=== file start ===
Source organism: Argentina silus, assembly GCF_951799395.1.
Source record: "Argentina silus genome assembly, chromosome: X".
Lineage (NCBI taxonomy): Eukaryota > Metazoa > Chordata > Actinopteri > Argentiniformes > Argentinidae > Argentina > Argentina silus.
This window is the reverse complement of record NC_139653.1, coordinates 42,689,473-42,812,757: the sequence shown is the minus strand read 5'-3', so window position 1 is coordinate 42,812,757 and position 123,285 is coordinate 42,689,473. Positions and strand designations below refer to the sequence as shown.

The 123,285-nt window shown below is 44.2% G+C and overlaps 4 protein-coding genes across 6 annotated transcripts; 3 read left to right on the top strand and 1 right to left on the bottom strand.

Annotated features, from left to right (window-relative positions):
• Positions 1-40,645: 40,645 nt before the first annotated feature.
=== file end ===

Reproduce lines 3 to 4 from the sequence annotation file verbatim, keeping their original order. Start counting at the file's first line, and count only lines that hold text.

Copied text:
Lineage (NCBI taxonomy): Eukaryota > Metazoa > Chordata > Actinopteri > Argentiniformes > Argentinidae > Argentina > Argentina silus.
This window is the reverse complement of record NC_139653.1, coordinates 42,689,473-42,812,757: the sequence shown is the minus strand read 5'-3', so window position 1 is coordinate 42,812,757 and position 123,285 is coordinate 42,689,473. Positions and strand designations below refer to the sequence as shown.